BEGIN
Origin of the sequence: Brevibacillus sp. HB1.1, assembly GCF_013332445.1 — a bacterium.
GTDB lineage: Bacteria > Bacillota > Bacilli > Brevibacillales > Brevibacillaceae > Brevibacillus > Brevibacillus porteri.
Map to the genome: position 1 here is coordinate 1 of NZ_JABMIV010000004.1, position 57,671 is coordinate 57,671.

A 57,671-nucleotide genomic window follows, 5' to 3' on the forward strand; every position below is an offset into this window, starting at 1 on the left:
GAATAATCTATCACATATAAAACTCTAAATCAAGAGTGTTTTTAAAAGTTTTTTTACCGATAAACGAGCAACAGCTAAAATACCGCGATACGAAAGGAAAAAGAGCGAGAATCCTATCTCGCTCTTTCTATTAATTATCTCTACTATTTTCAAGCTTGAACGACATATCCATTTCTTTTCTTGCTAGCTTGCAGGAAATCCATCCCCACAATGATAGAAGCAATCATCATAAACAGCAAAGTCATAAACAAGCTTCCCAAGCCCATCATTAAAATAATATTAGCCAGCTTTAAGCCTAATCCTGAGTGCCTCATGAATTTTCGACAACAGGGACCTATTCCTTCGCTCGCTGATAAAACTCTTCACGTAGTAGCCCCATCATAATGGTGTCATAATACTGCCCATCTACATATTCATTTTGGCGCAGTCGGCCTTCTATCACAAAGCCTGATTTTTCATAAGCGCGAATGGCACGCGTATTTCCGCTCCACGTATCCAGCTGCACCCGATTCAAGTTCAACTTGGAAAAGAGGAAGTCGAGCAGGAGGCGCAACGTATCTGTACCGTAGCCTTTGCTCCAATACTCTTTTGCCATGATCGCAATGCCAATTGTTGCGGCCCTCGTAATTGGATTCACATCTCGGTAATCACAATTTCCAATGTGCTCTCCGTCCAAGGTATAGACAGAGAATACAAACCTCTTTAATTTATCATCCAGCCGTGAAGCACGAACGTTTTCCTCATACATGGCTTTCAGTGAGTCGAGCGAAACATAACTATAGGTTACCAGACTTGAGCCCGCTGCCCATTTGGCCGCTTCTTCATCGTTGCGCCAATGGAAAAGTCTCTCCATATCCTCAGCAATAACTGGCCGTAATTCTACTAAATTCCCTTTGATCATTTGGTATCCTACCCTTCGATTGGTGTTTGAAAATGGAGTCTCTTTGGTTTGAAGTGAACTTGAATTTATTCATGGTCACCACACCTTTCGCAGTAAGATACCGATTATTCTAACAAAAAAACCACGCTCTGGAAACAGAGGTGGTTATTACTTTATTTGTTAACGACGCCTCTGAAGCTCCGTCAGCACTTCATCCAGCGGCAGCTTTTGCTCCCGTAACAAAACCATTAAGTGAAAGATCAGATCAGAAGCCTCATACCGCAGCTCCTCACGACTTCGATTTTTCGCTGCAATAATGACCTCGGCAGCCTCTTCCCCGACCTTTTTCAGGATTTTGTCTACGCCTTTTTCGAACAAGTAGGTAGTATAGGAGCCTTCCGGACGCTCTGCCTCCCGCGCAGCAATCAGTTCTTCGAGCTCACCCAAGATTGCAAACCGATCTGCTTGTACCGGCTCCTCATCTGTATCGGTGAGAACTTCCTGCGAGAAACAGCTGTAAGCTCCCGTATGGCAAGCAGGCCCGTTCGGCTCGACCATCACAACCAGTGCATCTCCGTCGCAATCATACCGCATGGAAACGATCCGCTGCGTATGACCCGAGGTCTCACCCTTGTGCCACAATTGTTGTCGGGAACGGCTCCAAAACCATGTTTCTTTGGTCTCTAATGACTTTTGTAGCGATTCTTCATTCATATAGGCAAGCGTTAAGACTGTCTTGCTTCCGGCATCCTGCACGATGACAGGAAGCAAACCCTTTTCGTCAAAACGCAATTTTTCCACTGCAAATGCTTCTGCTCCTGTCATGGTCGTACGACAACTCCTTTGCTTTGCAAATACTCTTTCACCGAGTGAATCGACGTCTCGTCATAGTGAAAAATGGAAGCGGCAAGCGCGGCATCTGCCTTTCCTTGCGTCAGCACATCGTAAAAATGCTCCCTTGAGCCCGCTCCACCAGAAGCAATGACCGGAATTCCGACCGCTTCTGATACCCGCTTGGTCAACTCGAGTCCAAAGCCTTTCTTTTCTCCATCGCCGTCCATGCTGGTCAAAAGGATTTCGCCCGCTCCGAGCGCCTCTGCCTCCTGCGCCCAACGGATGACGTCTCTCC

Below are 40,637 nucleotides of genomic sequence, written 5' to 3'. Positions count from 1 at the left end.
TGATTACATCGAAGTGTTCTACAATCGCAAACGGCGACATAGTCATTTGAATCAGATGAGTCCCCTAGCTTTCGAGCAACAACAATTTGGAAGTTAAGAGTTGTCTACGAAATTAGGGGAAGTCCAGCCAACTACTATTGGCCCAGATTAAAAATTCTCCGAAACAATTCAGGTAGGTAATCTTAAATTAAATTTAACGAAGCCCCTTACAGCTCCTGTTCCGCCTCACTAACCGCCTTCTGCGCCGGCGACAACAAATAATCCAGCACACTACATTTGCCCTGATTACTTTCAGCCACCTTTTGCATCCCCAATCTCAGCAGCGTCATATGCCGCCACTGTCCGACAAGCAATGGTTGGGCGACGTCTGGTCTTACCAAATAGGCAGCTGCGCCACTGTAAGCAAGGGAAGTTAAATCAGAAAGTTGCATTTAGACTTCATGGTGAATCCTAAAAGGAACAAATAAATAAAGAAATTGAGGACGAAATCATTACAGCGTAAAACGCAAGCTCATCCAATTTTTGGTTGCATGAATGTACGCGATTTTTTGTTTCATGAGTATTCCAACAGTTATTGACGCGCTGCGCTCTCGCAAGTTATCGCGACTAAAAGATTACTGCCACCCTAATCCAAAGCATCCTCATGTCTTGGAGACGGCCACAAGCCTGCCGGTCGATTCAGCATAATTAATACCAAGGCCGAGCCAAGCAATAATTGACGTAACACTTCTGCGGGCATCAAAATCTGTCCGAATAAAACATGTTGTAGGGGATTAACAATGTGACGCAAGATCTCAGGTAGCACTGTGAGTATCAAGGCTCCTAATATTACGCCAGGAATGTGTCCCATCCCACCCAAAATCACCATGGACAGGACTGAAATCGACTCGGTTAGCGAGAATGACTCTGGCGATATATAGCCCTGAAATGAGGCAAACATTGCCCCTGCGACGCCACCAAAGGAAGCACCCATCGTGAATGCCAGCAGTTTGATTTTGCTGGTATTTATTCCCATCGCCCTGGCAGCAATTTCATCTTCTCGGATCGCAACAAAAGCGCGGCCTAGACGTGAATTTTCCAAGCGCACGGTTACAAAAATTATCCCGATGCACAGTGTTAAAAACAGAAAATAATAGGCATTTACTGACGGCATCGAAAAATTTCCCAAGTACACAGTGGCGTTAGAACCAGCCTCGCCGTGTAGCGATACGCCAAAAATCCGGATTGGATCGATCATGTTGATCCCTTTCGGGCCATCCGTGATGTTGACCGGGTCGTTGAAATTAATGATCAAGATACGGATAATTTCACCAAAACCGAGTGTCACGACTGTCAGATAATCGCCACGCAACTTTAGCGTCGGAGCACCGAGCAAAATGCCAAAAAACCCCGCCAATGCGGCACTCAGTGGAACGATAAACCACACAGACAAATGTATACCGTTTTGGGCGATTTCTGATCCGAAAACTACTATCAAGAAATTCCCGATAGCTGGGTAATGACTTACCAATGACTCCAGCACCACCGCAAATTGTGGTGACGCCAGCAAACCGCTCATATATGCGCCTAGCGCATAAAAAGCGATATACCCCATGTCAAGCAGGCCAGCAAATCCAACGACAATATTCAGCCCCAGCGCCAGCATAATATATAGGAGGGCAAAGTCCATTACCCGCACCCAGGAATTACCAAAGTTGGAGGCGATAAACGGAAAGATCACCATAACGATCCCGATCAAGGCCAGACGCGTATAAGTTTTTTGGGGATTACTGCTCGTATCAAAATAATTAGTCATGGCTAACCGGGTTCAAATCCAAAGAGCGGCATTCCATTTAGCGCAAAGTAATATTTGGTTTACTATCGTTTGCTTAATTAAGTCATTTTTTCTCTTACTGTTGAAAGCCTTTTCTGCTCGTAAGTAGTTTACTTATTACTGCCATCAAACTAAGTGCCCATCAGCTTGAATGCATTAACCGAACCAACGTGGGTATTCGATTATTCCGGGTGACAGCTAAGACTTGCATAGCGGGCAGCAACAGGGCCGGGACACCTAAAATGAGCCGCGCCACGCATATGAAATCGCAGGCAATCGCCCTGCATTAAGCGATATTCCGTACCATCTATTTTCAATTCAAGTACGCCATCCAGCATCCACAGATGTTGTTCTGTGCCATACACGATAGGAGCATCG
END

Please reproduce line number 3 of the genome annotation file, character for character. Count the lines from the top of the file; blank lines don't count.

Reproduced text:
Map to the genome: position 1 here is coordinate 1 of NZ_JABMIV010000004.1, position 57,671 is coordinate 57,671.